The end of the war brought military defeat, revolution, civil war, famine, and desolation. Millions of demobilized soldiers, many of whom had retained their arms, flowed back to their homes. They robbed the military magazines. They stopped trains to search them for food. In company with workers, dismissed by plants which had been forced overnight to discontinue the production of munitions, they raided the open country for bread and potatoes. The villagers organized armed resistance. Conditions were chaotic. The inexperienced and ignorant socialists who had seized the government were helpless. They had no idea how to cope with the situation. Their orders and counterorders disintegrated the apparatus of administration. The starving masses called for food and were fed bombastic speeches.
In this emergency capitalism gave proof of its adaptability and efficiency. The entrepreneurs, at last defying the innumerable laws and decrees of the Zwangswirtschaft, tried to make their plants run again. The most urgent need was to resume production for export in order to buy food and raw materials in the neutral countries and in the Balkans. Without such imports Germany would have been doomed. The entrepreneurs succeeded in their efforts and thus saved Germany. People called them profiteers but scrambled for the goods brought to the market and were happy to acquire these badly needed necessities. The unemployed found jobs again. Germany began to return to normal.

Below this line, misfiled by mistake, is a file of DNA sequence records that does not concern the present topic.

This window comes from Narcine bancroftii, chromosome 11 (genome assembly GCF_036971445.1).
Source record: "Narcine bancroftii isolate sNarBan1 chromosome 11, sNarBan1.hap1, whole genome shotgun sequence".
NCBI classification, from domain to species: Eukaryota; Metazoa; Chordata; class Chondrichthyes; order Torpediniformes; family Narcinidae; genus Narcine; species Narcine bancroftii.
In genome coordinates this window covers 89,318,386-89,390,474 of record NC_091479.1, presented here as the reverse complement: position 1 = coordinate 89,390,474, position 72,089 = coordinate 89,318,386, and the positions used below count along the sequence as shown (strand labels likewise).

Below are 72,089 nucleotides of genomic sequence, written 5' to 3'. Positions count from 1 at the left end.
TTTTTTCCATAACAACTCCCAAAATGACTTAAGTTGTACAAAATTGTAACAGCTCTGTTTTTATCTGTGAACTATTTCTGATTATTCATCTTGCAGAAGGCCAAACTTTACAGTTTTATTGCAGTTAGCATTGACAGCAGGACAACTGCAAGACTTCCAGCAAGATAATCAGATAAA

The socialists did not worry much about the slackening of the Zwangswirtschaft. In their opinion this system, far from being socialist, was a capitalist evil that had to be abolished as soon as possible. Now real socialization had to start.
But what did socialization mean? It was, said the Marxians, neither the kind of thing represented by the nationalization of state railroads, state mines, and so on, nor the war socialism of Zwangswirtschaft. But what else could it be? Marxians of all groups had to admit that they did not know. For more than fifty years they had advocated socialization as the focal point of their party program. Now that they had seized power they must start to execute their program. Now they had to socialize. But at once it became apparent that they did not know what socialization meant. It was really rather awkward.
Fortunately the socialist leaders remembered that there is a class of men whose business it is to know everything—the omniscient professors. The government appointed a socialization committee. The majority of its members were Social Democrats; yet it was not from these that the solution of the riddle was expected but from the professors. The professors whom the government nominated were not Social Democrats. They were advocates of that Sozialpolitik which in earlier years had favored the nationalization and municipalization of various enterprises, and in recent years had supported the planned economy, the Zwangswirtschaft. They had always backed precisely the reformism that the orthodox Marxians denounced as capitalist humbug, detrimental to the interests of the proletarians.